The Sovereign military Order of Malta after leaving Malta in 1798 had no home for many years. They had lost the majority of their arsenal and riches which were taken over by the French who had ousted the Knights of Malta from the islands. At the time the French navy was sailing to Egypt under the command of Napolean and had stopped in Malta.
During the following years the Knights of Malta, after having resided in Messina, Catania and Ferrara, finally settled in Rome in 1834 at the Magistral Palace and the Magistral Villa on the Aventine Hill with extra territorial status. In 1869 they were granted extra territoriality by Italy.
In this way the Knights of Malta immediately lost their stronghold in the centre of the Mediterranean sea and thus their role immediately changed.
Settling in a different country meant re-establishing themselves. In the second part of the 19th century, the original mission as hospitallers was again the main concentrated effort of the Order.
Presently the official name is the Sovereign Military Hospitallers Order of St. John of Jerusalem of Rhodes and of Malta.
For practicability the name is abbreviated as – Sovereign Military Order of Malta or Sovereign Order of Malta in short SMOM, or Order of Malta – are often used for legal, diplomatic or communication purposes.
Since the head quarters are in Magistral Palace in Rome, the Italian version of the same is ‘Sovrano Militare Ordine Ospedaliero di San Giovanni di Gerusalemme di Rodi e di Malta.’
But they were also called the Knights of St John because the Order’s patron saint is St. John the Baptist and also of Jerusalem because of their presence in the Holy Land.
Knights of Malta is generally synonymous with the medieval Order of Knights of Malta also known as Knights Hospitaller or, among other names, Order of St. John.
They were initially called the Knights Hospitaller (or Hospitallers) to describe their mission. Also used in the past was the term ‘The Religion’ to emphasise the characteristic of religious confraternity. After conquering the island of Rhodes in (1310-1523), they became known as the Knights of Rhodes.
After they accepted Malta, over which it was sovereign, as their next home in 1530, they were then known as the Knights of Malta.
The order, although with no official territory of its own, lays claim to a unique international legal status. Under its sovereign status it can print it’s own stamps, coins, license plates, and even provide its own passports for its diplomats for diplomatic business.
The Order has legally registered its name in 16 languages and emblems in around 100 countries. This enables the Order to maintain its 960 years of unique heritage.
It has held Permanent Observer status at the United Nations (as does the Red Cross) since 1994 and issues "passports" to its diplomats for diplomatic business but it does not meet the criteria for being an independent country. It lacks territory, a permanent population, police power, and has no economy.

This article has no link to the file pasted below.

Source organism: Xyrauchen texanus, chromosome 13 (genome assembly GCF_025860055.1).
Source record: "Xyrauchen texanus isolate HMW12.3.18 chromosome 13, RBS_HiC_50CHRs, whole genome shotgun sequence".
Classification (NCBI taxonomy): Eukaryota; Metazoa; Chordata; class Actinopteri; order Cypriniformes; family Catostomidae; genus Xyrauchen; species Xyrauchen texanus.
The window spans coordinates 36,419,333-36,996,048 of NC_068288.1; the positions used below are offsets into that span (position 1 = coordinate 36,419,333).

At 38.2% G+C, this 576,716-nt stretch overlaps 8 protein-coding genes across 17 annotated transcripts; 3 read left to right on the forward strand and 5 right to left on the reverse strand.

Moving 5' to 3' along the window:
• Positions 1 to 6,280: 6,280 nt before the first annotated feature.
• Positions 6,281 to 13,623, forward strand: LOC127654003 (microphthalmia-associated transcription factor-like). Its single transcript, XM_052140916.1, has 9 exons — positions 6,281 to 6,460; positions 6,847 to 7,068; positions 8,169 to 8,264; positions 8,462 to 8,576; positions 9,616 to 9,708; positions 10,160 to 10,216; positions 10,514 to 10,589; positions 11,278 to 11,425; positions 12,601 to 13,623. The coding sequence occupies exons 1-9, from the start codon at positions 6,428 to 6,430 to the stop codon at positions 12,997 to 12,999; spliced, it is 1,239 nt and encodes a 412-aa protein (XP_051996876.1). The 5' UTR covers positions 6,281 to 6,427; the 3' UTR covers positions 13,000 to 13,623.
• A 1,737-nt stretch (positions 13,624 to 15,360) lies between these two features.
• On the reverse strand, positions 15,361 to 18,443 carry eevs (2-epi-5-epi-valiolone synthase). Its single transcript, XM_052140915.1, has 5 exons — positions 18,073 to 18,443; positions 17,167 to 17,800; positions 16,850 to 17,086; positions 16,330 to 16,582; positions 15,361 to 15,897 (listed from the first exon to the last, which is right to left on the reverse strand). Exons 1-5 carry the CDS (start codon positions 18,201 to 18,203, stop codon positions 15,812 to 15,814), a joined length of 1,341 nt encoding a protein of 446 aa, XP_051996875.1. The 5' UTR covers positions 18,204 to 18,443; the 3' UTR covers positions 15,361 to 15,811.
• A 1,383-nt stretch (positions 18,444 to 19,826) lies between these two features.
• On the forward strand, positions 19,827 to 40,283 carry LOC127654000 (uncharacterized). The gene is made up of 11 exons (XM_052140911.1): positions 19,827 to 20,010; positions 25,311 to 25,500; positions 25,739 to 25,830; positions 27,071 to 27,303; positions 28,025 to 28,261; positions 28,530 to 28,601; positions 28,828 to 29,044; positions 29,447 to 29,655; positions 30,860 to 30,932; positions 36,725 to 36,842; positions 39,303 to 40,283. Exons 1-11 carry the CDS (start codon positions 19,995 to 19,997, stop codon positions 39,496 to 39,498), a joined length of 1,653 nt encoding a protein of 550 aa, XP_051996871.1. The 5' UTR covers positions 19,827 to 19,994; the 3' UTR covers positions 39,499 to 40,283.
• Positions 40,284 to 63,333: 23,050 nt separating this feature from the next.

While the Knights of Malta is recognized as an independent country by the Vatican City (a country that doesn't meet all of the criteria for being an independent country itself) and a handful of other Roman Catholic countries.
The National Associations in many countries around the world... Large-scale hospitaller and charitable activities were carried out during World War I, and World War II under Grand Master Fra’ Ludovico Chigi Albani della Rovere (1931-1951).
Under the Grand Masters Fra’ Angelo de Mojana di Cologna (1962-1988) and Fra’ Andrew Bertie (1988-2008), the projects expanded until they reached the furthermost regions of the world.
Today the Knights of Malta maintains embassies in various countries like Russia, Spain, Hungary, Poland and holds diplomatic relations with 104 countries. These diplomatic relations help the Order to be able to operate its humanitarian aid programmes in 120 countries. Its institutions are present in 54 countries.
Today the Sovereign Military Order of Malta has 13,500 Knights and Dames apart from the thousands of volunteers, to operate its humanitarian programs. The Order offers assistance to humanitarian areas in crisis around the globe, like Syria, Democratic Republic of Congo, Haiti and Afghanistan.
They operate soup kitchens, hospitals and ambulance services around the globe even in European countries. Most of all for the past 50 years they have been dealing extensively with the treatment of leprosy.
All told, 98,000 members, employees and volunteers work in aid projects in 120 countries; the overall annual operating budget can run to 200 million Euros ($271 million), largely funded by European governments, the U.N. and EU.
In the historical agreement reached with the Maltese government in 1998, the Order of St John, was granted the right to occupy the upper part of Fort St. Angelo, comprising of the Magistral Palace, and St. Anne’s chapel. Intensive restoration works of these areas were carried out.
It is located on top of the St. John’s Cavalier within the fortifications of Valletta, the capital city of Malta.
The Sovereign Military Order of Malta remains the order that gave the Maltese posterity that still survives in this modern world of today.